The End of Mandatory Detention?


Since the Australian Labor Party won last year’s Federal Election, a number of changes have taken place in Australia’s immigration system. The so-called Pacific Solution (whereby asylum seekers were taken to Nauru and Manus Island for processing) has been dismantled and the cruel process of granting temporary protection visas has been abolished. However, this week saw reports of what would be the biggest change: the Minister for Immigration, Chris Evans has announced the “End of Mandatory Detention.” (1)

 

Introduced by the Keating Labor Government in 1992, mandatory detention has been a policy supported by both major parties. Under this policy, ‘unlawful non-citizens’ were detained until they were either granted a visa to remain in Australia or deported. The detention was indefinite, with one detainee, Peter Qasim, detained for over seven years. The policy came under close scrutiny in 2005, when it was discovered that an Australian resident had been in immigration detention for almost a year, and an Australian had been deported to the Philippines. These two cases were investigated by inquiries established by the government, neither of which were authorised to question the policy of mandatory detention. (2) The policy has also been criticised by organisations such as the Australian Human Rights and Equal Opportunities Commission and the United Nations High Commissioner for Human Rights. (3)

 

The end to such a policy would be a great victory for all Australians who view it as a stain on the country’s international reputation, and it has been greeted as such. (4) Unfortunately, mandatory detention in Australia has not been abolished. Positive changes have been made that should see an improvement in the treatment of refugees, but the policy of mandatory detention is still at the core of Australia’s refugee policy.

 

Announcing the new policy, Evans outlined seven key values that will guide Australia’s immigration system, the first of which is: “Mandatory detention is an essential component of strong border control.” (5) It is therefore difficult to understand how the changes can be perceived as the end of mandatory detention. In fact, Evans explicitly notes in his speech that the Labor Party went to last year’s election with a commitment to maintain mandatory detention, a commitment that has been honoured.

 

Flying in the face of earlier statements, the Government has also kept the operation of immigration detention centres in private hands, blaming the fact that the immigration department has already started the process of tendering for new providers. Maintaining operations in private hands means that there is a severe lack of transparency and accountability regarding what happens in these centres.

 

Another policy of the previous government that has been maintained is the excision from the migration zone of certain parts of Australia, meaning that asylum seekers that land at these areas have no claim to asylum in Australia. Further, they will continue to be detained and processed at the detention centre on Christmas Island, described by Evans as representing a “maximum security environment.”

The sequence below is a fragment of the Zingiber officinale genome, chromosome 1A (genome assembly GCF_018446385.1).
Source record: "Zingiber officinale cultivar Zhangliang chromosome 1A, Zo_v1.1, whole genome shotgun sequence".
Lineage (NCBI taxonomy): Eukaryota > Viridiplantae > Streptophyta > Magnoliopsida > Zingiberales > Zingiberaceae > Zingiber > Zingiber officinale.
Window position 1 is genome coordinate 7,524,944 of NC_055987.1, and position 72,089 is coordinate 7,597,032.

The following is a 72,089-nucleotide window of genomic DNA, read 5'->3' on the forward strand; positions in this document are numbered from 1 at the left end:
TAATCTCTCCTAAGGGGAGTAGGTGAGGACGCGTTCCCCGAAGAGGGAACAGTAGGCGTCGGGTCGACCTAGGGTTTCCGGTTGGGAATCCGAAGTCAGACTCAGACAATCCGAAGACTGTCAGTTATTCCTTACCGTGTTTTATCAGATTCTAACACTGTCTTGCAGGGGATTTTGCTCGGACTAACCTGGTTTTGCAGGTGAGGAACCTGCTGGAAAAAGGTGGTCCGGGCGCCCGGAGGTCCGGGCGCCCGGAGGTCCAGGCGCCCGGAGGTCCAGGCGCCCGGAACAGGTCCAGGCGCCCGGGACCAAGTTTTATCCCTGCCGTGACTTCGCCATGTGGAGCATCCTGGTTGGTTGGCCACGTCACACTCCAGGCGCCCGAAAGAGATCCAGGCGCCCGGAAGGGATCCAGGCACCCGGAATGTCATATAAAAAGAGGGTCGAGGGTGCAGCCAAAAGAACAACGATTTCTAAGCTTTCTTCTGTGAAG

In fact, a close reading of Evans’ speech shows that in many ways, Australia has not progressed as far as many would like since the nadir of the 2001 Federal Election, when the Howard Government used the fear of asylum seekers to gain a third term in office. This saw the false accusation that asylum seekers threw their children in to the water, the suggestion that terrorists may enter Australia as refugees and the implementation of a ‘disruption’ program in Indonesia that may have contributed to the death of 353 people onboard SIEV X. In his announcement this week, Evans noted the importance of controlling Australia’s borders for reasons of national security, continued the Howard Government’s propaganda that people entering Australia without a visa with the intention of claiming asylum are doing so unlawfully, and raised the issue of detainees being terrorists.

 

Although the changes outlined by Evans have not gone far enough, they are heading in the right direction. Changes such as the requirement for the immigration department to show why an asylum seeker should be detained, rather than having the onus of proof on the asylum seeker to show that they should be freed and a more regular review system are to be applauded. However, as Denis Shanahan said in an opinion piece this week, “the simple fact is that Evans proposals do not alter the basic building block of Australia’s bipartisan immigration policy of the past 15 years: mandatory detention.” (6) Hopefully, the strong endorsement received by the Government this week will convince Evans to go further, and completely dismantle the policy of mandatory detention.

 

(1)  Kate Hannon, “End of Mandatory Detention” Canberra Times, 30 July 2008, p. 3 and Sarah Smile, “End to Mandatory Detention” The Age, 29 July 2008, p. 1.

(2)  http://www.immi.gov.au/media/publications/pdf/palmer-report.pdf and http://www.immi.gov.au/media/publications/pdf/alvarez_report03.pdf

(3)  http://www.humanrights.gov.au/pdf/human_rights/asylum_seekers/summary_idc_report07.pdf and http://www.unhchr.ch/Huridocda/Huridoca.nsf/0/6035497b015966fec1256cc200551f19/$FILE/G0215391.pdf

(4)  Mike Steketee, “Stain on nation’s reputation cleansed” The Australian, 31 July 2008, p, 14 and “Finally, Australia banishes its odious treatment of refugees” The Age, 30 July 2008, p. 12.

(5)  http://www.minister.immi.gov.au /media/speeches/2008/ce080729.htm\\

(6)  Dennis Shanahan, “Still in the same old boat” The Australian, 1 August 2008, p. 12.

 

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